HONOLULU Magazine and Paradise of the Pacific, chronicling the Islands since 1888.
Feb. 1946: The University of Hawai'i's freshman class is a credit to the Islands' public-school system. In a national standards test—covering current events, history, literature, sciences, fine arts, philosophy and math—UH freshmen scored an average of 126, just one point below the Mainland average, reports Paradise of the Pacific, predecessor to HONOLULU Magazine. "This is the test that says that UH students are virtually on par with Mainland students ... to whom art museums, theaters and concert halls are commonplace. ... The University is certain that long before it has gray hair and achieves respectable academic age, there will be no need to defend the intelligence of its students." In 2005, Hawai'i students received a combined average math score of 516 on the College Board SAT, compared with the national average of 520. The average verbal score in the state was 490, 18 points below the national verbal average.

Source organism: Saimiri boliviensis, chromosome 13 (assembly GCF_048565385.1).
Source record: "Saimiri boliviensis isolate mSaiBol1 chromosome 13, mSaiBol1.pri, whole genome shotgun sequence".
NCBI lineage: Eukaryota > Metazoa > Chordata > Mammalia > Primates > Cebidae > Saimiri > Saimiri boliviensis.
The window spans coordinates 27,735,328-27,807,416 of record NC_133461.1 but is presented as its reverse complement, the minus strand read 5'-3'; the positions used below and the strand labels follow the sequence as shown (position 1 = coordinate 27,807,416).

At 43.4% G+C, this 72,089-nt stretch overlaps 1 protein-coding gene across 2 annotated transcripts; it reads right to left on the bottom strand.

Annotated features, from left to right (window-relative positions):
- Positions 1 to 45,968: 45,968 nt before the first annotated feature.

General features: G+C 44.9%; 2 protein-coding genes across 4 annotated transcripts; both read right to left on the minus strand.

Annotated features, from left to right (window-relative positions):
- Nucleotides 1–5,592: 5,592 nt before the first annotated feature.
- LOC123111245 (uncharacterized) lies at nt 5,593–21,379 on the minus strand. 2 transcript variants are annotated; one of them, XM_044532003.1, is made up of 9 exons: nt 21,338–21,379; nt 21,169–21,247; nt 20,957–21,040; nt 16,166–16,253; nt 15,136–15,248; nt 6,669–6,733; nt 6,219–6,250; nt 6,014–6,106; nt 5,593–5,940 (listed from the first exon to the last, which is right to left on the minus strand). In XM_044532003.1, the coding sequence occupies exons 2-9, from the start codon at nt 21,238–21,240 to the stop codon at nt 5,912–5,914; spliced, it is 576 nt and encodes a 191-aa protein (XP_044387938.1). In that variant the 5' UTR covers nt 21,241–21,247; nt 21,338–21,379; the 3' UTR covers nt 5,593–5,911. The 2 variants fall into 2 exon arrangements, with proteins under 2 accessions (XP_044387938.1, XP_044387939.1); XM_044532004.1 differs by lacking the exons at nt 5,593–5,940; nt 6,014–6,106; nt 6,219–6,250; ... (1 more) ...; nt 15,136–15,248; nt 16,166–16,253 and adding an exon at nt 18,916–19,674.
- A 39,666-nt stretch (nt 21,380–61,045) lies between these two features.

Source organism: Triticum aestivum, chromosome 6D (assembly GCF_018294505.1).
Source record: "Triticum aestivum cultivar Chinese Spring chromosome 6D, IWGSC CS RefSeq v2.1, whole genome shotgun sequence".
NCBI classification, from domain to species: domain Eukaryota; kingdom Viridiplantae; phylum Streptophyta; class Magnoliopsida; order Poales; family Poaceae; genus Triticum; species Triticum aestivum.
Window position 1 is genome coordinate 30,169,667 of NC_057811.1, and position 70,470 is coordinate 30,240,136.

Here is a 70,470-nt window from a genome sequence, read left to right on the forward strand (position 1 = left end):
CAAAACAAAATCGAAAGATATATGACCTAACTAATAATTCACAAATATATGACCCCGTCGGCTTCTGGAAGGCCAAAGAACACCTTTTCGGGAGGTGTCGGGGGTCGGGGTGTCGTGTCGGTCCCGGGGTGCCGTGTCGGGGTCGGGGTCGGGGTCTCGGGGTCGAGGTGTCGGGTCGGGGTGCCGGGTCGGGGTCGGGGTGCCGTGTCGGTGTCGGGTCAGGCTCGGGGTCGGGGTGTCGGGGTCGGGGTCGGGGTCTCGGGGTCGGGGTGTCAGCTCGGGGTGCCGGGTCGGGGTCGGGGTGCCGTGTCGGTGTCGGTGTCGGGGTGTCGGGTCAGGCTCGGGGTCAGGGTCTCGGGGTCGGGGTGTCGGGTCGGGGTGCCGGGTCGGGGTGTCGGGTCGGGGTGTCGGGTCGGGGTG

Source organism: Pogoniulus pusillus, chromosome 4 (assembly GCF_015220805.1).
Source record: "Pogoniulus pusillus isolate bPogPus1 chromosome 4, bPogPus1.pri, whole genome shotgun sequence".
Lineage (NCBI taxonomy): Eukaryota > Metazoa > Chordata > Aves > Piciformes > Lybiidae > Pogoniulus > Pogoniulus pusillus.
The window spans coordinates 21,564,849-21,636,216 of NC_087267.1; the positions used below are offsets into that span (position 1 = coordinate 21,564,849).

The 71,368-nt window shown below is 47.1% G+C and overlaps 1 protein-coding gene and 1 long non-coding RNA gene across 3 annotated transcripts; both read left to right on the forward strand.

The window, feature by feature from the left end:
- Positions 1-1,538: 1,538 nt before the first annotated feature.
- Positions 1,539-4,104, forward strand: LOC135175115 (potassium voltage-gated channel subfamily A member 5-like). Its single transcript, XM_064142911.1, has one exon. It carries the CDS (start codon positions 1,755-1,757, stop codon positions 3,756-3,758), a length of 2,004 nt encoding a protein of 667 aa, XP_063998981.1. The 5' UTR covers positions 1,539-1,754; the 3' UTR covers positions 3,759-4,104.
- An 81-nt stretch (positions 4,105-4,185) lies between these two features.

Feb. 1971: In a story titled "Rent Scandal," HONOLULU Magazine explores Hawai'i's tight rental housing market, in which landlords frequently dismiss potential renters with children or pets, even refusing to lower rents on homes in need of extensive repairs. "The most shocking thing, however, is the high price all homes are commanding," HONOLULU says. "Of the 83 listings in a recent paper, the average all O'ahu price was $364 [$1,790 in today's dollars] or $4,368 a year [$21,484 today]." More than 30 years later, high rent prices are still cause for concern in the Islands. In 2005, the National Low Income Housing Coalition named Hawai'i the most expensive state for renters, with the average two-bedroom rental costing $1,159 per month.
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